A mutual fund pools investor money to purchase stocks or bonds, allowing individuals to hold a wider assortment of these items then they could if they attempted to purchase them on their own. A mutual fund is not a product, it is a stake in a corporation that hires a manager to invest the supplied money. The money contributed by investors is referred to as fund assets, the stocks and bonds purchased are holdings, and all of the holdings grouped together comprise the portfolio of the fund.
The different types of funds are dependent upon the kinds of securities they hold. Investors receive a portion of the portfolio and regardless of how much they invest, their stake in this portfolio is small. Investors find mutual funds attractive because they do not require a large initial investment, can easily be bought and sold, and are regulated by the SEC.
When it comes to the ranking of the biggest mutual funds, PIMCO Total Return tops the list, with over $239 billion in total net assets. This intermediate term bond fund has a five star rating from Morningstar and a 7.41 percent year to date return as of July 31, 2010. Coming in at number two with just shy of $122 billion in assets is Fidelity Cash Reserves and with $88.33 billion in assets, Vanguard Money Market Reserves ranks third.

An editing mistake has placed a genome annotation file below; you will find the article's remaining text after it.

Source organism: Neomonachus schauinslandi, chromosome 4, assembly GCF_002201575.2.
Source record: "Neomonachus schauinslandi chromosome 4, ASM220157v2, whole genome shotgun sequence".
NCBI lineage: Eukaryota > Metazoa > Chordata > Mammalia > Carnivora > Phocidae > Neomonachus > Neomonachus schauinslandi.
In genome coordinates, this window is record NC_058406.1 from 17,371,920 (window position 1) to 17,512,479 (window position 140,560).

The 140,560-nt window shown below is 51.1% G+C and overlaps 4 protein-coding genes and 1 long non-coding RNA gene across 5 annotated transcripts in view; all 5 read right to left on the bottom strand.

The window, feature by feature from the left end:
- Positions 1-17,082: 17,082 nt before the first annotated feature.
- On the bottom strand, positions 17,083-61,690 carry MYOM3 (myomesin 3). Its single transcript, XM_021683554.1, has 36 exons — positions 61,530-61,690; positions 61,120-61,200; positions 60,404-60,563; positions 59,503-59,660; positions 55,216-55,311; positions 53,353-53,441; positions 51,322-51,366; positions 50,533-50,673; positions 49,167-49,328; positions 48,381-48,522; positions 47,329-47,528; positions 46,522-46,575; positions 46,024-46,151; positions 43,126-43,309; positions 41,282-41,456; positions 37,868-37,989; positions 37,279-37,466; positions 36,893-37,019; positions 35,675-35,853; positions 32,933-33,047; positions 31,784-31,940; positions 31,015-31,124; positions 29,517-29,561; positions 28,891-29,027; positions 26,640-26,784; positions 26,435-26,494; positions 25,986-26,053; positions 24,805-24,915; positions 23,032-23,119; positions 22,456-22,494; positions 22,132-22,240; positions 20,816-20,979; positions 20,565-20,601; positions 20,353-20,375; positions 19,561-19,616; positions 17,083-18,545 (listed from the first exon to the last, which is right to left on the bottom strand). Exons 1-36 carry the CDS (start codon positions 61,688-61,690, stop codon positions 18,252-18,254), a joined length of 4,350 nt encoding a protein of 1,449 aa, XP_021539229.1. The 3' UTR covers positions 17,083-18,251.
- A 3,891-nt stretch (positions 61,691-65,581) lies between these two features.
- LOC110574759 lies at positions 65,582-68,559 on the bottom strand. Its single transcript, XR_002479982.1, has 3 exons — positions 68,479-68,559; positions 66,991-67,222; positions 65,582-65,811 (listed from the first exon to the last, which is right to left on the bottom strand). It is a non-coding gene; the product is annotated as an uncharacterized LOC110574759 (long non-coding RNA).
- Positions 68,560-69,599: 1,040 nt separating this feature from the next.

JP Morgan makes its first appearance on the list at number four with its $74.56 billion Prime Money Market Fund . The company’s U.S Government Money Market ranks number 23, with $37.33 billion in assets. The SPDR S&P 500 ETF comes in at number five with $72 billion in net assets and a 52-week high share price of $122.12.
One thing to keep in mind is that the size of a mutual fund and its ratings do not necessarily determine its success. Some experts, including Morningstar itself, recommend using expense ratios rather than star ratings to select the best mutual funds. According to the Morningstar study, 58 percent of the time, using expense ratios turned out to be more helpful than making decisions based on Morningstar ratings.